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Smith CR, Helms Cahan S, Kemena C, Brady SG, Yang W, Bornberg-­Bauer E, Eriksson T, Gadau J, Helmkampf M, Gotzek D, Miyakawa MO, Suarez A, and Mikheyev A
How do genomes create novel phenotypes? Insights from the loss of the worker caste in ant social parasites
Mol Biol Evol, 2015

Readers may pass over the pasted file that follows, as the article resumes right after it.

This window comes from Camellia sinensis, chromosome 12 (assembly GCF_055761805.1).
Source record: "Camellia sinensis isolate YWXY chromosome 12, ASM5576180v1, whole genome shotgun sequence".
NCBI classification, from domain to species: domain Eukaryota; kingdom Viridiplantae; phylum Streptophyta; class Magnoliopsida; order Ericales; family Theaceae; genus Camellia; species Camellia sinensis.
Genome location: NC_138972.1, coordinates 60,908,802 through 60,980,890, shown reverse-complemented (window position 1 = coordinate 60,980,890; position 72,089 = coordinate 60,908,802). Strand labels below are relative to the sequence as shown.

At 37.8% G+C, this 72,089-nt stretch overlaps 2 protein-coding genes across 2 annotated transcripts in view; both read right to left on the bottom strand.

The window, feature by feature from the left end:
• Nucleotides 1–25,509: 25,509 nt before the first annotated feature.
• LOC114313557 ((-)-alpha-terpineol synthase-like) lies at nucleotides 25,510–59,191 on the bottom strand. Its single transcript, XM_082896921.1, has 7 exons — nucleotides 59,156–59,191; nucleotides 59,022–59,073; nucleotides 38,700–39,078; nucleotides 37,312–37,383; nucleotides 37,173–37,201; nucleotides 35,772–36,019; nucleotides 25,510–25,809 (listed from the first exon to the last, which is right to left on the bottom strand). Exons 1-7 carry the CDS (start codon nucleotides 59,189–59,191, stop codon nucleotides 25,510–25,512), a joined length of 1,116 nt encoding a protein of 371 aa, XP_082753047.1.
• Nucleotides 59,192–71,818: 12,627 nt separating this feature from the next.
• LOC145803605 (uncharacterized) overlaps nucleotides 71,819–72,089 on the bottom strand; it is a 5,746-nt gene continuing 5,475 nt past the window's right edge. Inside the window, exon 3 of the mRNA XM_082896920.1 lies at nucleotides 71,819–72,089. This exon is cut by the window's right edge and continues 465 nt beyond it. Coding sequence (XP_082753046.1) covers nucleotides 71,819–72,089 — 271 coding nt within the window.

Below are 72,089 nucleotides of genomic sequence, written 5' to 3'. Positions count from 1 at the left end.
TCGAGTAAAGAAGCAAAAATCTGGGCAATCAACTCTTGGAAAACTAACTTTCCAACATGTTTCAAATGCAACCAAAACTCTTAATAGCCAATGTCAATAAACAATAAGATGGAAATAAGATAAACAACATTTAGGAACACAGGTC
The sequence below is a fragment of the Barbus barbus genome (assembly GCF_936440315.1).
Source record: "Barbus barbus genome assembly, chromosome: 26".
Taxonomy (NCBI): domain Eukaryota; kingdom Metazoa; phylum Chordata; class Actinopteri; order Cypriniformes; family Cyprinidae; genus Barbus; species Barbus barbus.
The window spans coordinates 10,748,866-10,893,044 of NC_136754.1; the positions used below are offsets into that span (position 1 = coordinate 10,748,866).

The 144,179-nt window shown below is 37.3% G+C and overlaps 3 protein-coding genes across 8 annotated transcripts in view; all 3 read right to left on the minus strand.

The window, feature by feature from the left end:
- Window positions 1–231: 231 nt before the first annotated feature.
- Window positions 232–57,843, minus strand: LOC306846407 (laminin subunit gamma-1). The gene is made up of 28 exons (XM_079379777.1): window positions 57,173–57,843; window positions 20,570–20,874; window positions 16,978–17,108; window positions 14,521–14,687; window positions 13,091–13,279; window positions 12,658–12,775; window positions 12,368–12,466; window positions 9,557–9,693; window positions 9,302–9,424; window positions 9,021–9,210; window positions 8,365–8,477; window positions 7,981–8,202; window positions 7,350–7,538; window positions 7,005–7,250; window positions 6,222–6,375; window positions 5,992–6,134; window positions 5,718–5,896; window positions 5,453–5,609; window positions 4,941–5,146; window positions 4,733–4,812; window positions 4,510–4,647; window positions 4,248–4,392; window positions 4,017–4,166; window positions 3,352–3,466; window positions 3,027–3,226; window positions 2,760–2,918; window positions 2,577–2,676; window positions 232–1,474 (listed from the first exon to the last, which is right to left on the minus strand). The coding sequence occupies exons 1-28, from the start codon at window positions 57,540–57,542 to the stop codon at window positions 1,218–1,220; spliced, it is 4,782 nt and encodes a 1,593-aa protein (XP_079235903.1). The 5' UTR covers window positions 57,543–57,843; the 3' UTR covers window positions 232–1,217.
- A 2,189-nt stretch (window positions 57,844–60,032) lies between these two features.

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A central goal of biology is to uncover the genetic basis for the origin of new phenotypes. A particularly effective approach is to examine the genomic architecture of species that have secondarily lost a phenotype with respect to their close relatives. In the eusocial Hymenoptera, queens and workers have divergent phenotypes that may be produced via either expression of alternative sets of caste-specific genes and pathways, or differences in expression patterns of a shared set of multi-functional genes. To distinguish between these two hypotheses, we investigated how secondary loss of the worker phenotype in workerless ant social parasites independently evolved in the myrmicine genera Pogonomyrmex and Vollenhovia impacted parasite genome evolution. We sequenced the genomes of three social parasites and their most-closely related eusocial host species, and compared gene losses in social parasites with gene expression differences between host queens and workers. Our results indicate that when a worker caste was present, virtually all annotated genes were expressed to some degree in both castes, with many shifting in queen-worker bias across developmental stages. As a result, despite >1 million years of divergence from the host lineages, the social parasites showed strikingly little evidence of gene loss, damaging mutations or shifts in selection regime resulting from loss of the worker caste. This suggests that regulatory changes within a multi-functional genome, rather than sequence differences, have played a larger role in the evolution of social parasitism, and perhaps also in the many independent gains and losses of phenotypes in the social insects.